August 30, 2012

Rare baseball card sells for $62,000 in Biddeford

By Dennis Hoey dhoey@pressherald.com
Staff Writer

BIDDEFORD — An anonymous baseball card collector who lives somewhere in the Southeast scored Wednesday night with the winning bid of more than $60,000 for a rare 1888 card of Michael "King" Kelly.

click image to enlarge

Don Hartford of Saco River Auctions holds up a baseball card of King Kelly of the 1888 Boston Beaneaters during an auction at tbe auction house in Biddeford on Wednesday evening. The card, which is only one of four known to exist in the world, sold for $62,000. Auctioneer Floyd Hartford conducts the bidding in the background.

Gregory Rec/Staff Photographer

click image to enlarge

A rare Michael "King" Kelly baseball card, which was auctioned Wednesday at the Saco River Auction Co.

Gordon Chibroski / Staff Photographer

Additional Photos Below

The card, one of only four known to exist, sold at auction for $62,000. With a buyer's premium added, the total cost was $71,200, said Floyd Hartford, the auctioneer and part-owner of Saco River Auction in Biddeford.

"It's a rare card. I was hoping for $50,000," Hartford said. "This shows there's a little pulse in the economy."

While more than 300 items went up for sale in Wednesday night's auction, many of the 250 people who filled the basement of the North Dam Mill came to bid on or witness the sale of the King Kelly card.

The oversized card was found by an antiques picker from Kennebunk, who asked not to be identified.

The card was one of seven Old Judge Cigarettes cabinet cards, showing players from the 1888 Boston Beaneaters baseball team, that were auctioned Wednesday night. The Beaneaters went on to become the Boston Braves and, eventually, the Atlanta Braves.

The seven cards fetched bids totaling $102,000, according to Saco River Auction.

Hartford said competition for the cards, which went to several bidders including a collector from Portland, was fierce. There were more than 1,000 Internet-based buyers and 12 pre-screened buyers who could make bids through a phone bank.

A hush fell over the audience as the baseball card collection was brought to the lectern.

"Now we are coming to the cards," Hartford said. "It's a chance to buy a piece of baseball history."

The King Kelly card is especially rare because it shows the catcher and right fielder in street clothes, a pose that wasn't popular with baseball fans at the time.

Kelly, who was elected to the Baseball Hall of Fame in 1945, was the first catcher to wear a glove and a chest protector. He was considered to be the first celebrity pro athlete.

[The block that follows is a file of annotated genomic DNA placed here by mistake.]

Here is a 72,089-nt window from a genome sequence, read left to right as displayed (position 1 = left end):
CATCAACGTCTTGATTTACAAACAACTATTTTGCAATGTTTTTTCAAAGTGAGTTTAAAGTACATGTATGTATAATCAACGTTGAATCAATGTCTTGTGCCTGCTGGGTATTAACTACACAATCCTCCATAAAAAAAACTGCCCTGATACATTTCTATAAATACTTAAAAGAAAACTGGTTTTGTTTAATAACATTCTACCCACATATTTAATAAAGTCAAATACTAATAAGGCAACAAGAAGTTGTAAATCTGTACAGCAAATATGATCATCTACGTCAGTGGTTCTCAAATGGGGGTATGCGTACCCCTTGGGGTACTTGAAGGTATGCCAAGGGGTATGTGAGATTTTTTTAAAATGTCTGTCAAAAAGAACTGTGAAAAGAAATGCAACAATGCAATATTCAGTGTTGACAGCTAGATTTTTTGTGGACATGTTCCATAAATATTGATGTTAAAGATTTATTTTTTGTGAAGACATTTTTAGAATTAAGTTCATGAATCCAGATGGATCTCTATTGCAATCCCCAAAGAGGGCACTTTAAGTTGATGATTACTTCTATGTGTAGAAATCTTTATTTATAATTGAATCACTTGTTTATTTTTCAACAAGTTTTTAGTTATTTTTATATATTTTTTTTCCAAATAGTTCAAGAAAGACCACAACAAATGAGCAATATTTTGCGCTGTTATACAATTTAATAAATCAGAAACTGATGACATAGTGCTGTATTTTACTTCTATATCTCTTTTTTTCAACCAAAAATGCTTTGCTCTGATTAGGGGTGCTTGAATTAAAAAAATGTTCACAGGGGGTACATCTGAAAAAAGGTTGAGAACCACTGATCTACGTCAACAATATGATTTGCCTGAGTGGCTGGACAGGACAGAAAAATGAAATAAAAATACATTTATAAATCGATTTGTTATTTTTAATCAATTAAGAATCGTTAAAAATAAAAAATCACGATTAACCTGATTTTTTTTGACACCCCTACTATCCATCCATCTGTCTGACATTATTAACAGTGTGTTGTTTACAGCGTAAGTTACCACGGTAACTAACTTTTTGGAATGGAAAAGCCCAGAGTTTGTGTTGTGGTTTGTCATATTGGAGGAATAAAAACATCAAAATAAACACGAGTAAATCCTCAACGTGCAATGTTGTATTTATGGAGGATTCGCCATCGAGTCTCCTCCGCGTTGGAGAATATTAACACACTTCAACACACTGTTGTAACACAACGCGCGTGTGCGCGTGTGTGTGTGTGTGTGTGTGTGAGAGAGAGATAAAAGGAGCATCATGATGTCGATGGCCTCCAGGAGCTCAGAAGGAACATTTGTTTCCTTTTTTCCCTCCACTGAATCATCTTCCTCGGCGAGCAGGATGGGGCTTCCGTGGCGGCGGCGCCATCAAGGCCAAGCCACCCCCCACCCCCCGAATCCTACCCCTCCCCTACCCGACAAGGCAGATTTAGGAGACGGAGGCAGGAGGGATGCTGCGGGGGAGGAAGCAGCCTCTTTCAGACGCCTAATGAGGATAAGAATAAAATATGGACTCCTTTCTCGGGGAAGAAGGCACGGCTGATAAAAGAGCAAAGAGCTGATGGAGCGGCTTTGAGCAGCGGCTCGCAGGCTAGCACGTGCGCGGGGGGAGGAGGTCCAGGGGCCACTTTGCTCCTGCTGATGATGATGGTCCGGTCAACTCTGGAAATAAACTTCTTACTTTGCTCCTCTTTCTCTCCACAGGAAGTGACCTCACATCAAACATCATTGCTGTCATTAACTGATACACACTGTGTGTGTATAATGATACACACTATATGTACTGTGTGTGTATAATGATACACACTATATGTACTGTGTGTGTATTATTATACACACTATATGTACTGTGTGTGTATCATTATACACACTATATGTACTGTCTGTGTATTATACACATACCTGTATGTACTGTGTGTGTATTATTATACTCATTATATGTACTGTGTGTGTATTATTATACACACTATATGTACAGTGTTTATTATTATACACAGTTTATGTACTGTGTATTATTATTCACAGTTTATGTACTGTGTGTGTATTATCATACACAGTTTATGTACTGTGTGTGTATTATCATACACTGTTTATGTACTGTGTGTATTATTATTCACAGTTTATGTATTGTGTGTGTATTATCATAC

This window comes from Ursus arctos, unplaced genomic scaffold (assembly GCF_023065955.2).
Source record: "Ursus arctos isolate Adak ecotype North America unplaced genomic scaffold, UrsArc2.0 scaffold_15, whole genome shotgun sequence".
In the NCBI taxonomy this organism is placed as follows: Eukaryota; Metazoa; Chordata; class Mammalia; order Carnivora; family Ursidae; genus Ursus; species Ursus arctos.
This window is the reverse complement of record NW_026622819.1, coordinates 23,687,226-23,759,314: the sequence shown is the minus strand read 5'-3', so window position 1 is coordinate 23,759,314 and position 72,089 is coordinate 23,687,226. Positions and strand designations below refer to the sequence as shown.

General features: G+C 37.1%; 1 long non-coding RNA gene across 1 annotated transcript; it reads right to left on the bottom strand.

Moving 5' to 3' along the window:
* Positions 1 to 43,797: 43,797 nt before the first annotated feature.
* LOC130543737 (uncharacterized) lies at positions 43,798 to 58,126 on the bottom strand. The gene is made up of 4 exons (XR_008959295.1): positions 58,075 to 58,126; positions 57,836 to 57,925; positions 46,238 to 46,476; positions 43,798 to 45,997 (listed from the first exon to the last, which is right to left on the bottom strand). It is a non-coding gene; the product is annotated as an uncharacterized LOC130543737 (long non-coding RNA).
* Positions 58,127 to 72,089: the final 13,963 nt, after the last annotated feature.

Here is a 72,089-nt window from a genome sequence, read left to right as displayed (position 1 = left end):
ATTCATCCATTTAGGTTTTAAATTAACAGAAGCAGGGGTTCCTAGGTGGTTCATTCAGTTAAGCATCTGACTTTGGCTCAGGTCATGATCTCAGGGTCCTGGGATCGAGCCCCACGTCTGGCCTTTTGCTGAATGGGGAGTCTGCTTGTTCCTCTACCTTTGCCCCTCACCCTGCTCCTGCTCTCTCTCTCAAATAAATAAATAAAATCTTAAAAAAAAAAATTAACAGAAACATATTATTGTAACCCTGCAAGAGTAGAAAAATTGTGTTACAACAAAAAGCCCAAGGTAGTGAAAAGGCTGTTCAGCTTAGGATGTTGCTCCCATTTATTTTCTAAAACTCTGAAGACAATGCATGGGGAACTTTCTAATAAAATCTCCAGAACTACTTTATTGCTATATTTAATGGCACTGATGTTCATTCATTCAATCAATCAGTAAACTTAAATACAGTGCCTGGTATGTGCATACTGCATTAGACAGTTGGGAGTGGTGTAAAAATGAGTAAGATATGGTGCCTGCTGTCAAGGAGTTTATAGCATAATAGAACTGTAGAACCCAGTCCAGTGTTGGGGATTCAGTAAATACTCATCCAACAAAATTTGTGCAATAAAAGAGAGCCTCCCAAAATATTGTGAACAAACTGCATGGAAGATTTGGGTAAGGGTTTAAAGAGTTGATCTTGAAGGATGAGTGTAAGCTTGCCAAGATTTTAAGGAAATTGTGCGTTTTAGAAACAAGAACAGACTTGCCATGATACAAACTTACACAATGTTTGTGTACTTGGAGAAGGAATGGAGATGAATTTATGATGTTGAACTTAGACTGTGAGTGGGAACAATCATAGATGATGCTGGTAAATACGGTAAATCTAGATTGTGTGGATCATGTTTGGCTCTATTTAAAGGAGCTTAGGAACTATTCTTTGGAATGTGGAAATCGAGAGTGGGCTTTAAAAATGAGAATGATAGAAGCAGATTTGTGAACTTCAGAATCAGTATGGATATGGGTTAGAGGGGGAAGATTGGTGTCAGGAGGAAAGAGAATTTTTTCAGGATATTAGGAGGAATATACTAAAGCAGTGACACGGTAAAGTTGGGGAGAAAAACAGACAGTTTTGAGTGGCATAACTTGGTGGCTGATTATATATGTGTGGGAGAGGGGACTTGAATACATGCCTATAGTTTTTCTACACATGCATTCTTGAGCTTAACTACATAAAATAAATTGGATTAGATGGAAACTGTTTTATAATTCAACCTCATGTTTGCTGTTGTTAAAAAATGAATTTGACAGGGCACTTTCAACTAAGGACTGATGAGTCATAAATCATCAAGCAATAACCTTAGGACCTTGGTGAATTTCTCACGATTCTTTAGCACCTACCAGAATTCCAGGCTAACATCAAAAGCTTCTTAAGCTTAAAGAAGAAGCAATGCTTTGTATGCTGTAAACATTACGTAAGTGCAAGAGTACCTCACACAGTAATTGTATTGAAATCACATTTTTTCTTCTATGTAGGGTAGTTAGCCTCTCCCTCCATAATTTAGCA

A King Kelly card with the same pose but lower quality sold for $72,000 in a private sale five years ago.

"This is the rarest of the rare and it was found in Maine," Hartford said.

"It reminds me of Wall Street over there," he said, gesturing toward a table where operators took telephone bids from as far away as Canada and California.

The bidding started low, but after a few minutes it became apparent that the buyer would have to put down a lot of cash.

"Last call," Hartford said when the bid for $62,000 came in through the phone bank.

Applause erupted when Hartford said, "Sold."

"I've never been to anything like this before. I thought it was great, very exciting," said Frank Pote of Cumberland, who did not bid on the cards.

Donald Hontz, the former owner of Don's Card Shop in Portland, bid on three baseball cards. He was successful only with his $2,900 bid for the 1888 Pop Smith baseball card. Smith was an outfielder with the Beaneaters.

Hontz tried to get cards showing John Clarkson, a Hall of Fame pitcher, and Billy Nash, an outfielder, but lost out to bids of $6,900 and $3,800, respectively.

"There were some heavy hitters out there tonight," he said.

Hontz said he thought the buyer of the King Kelly card overpaid.

"I thought maybe $20,000 or $30,000. But it is a scarce card and he is in a rare pose," Hontz said.

Hartford said most buyers ask to remain anonymous. They tend to sit on their card collections for 30 or 40 years, or until financial pressures force them to sell.

"We probably won't see that King Kelly card again," he said.

Staff Writer Dennis Hoey can be contacted at 791-6365 or at:

dhoey@pressherald.com

Were you interviewed for this story? If so, please fill out our accuracy form

Send question/comment to the editors


Additional Photos

click image to enlarge

Auctioneer Floyd Hartford discusses the value of antique 1888-89 Old Judge Cigarette cabinet cards as he holds a rare Michael "King" Kelly card at the Saco River Auction in Biddeford on Friday.

Gordon Chibroski / Staff Photographer

  


Further Discussion

Here at PressHerald.com we value our readers and are committed to growing our community by encouraging you to add to the discussion. To ensure conscientious dialogue we have implemented a strict no-bullying policy. To participate, you must follow our Terms of Use.

Questions about the article? Add them below and we’ll try to answer them or do a follow-up post as soon as we can. Technical problems? Email them to us with an exact description of the problem. Make sure to include:
  • Type of computer or mobile device your are using
  • Exact operating system and browser you are viewing the site on (TIP: You can easily determine your operating system here.)